Debugging CPython with gdb: first steps
Let’s kick this off with something simple: how to build CPython for debugging with
This presumes very basic familiarity with Linux (and I’ve skipped a bunch of basic steps, e.g., traversing directories.)
Step 0—In my talks, I’ve started with a bare Lubuntu running VirtualBox:
Step 1—We need an environment for building and compiling code written in C.
build-essential cuts to the chase and us what we need. We’ll also grab
gdb, if we don’t already have it.
1 $ sudo apt-get install build-essential gdb
Step 2—Let’s grab the source code for the latest Python straight from python.org:
1 2 3 4 5 # for Python 3 $ wget 'http://python.org/ftp/python/3.3.1/Python-3.3.1.tar.xz' # for Python 2 (what I'll use) $ wget 'http://python.org/ftp/python/2.7.4/Python-2.7.4.tar.xz'
Step 3—We should extract these. .xz is LZMA2 compression, which is available via the -J toggle in tar.
1 $ tar xJvf Python-2.7.4.tar.xz
Step 4—We also need a couple of other shared libraries to build Python. It can be a bit onerous to track these down, compile, and install them in turn, so we’ll use the following trick.
1 2 # we'll use apt to pull and install all the build dependencies for our system's python 2.7 $ sudo apt-get build-dep python2.7
Step 5—Let’s configure, make, make install.
1 2 3 4 5 # these CFLAGS are necessary to export extra debugging information for use with gdb # gdwarf-4 probably requires gdb 7.0 or higher $ CFLAGS="-g3 -ggdb -gdwarf-4" ./configure --with-pydebug --prefix=$PWD-build # at the end of this next step, we'll have Python installed to ../Python-2.7.4-build $ make && make install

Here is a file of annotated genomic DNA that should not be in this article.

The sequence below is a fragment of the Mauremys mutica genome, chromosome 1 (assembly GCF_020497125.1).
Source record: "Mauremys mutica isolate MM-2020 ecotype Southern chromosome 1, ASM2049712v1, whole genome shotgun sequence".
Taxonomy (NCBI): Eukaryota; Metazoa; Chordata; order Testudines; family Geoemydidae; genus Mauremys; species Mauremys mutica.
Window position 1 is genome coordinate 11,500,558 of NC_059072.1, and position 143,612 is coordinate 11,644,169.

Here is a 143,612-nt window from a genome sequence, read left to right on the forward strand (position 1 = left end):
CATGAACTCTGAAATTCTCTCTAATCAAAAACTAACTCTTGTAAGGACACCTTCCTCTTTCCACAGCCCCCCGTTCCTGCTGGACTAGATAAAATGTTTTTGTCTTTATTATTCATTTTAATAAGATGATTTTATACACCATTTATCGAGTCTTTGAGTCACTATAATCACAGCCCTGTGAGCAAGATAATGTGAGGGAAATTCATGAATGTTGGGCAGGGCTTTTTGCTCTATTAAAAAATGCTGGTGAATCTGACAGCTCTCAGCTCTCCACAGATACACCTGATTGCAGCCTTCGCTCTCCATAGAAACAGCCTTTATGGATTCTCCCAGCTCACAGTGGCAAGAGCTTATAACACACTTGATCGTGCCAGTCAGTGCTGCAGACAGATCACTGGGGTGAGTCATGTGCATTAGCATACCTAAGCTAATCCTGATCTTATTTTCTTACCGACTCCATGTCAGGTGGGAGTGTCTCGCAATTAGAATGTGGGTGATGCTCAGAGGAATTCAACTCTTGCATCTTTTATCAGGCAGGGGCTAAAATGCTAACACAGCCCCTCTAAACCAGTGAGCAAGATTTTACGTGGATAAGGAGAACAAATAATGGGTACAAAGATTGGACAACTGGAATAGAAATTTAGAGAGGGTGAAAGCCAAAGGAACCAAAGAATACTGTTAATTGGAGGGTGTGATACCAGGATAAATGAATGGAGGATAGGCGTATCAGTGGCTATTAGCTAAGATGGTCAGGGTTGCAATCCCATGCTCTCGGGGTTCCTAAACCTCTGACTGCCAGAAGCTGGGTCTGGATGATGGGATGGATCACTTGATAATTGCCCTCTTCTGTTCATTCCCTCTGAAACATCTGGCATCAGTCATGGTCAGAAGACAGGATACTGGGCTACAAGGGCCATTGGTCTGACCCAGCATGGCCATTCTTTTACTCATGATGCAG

Step 6—Let’s try it out.
1 2 3 4 5 6 7 8 9 10 11 12 13 14 15 16 $ gdb -- Python-2.7.4-build/bin/python (gdb) run # let's start the Python interpreter >>> # we have a running Python interpreter ... # we started the interpreter, so that we could get past all of the ... # standard startup code that would otherwise trigger our breakpoints ... # let's suspend the process by sending SIGSTP: press control+z (gdb) # now we're back in gdb (gdb) tbreak ceval.c:build_class # put a temporary breakpoint in the (gdb) # interpreter loop on class creation (gdb) c # let's continue the interactive interpreter (gdb) c # once more time >>> class Foo(object): pass ... (gdb) # let's print name of the class we're building, "Foo" (gdb) print PyString_AsString(name)
Next time: * navigating gdb (commands, macros) * navigating the CPython source tree * building CPython from scratch (without apt-get build-dep) * some helpful gdb tricks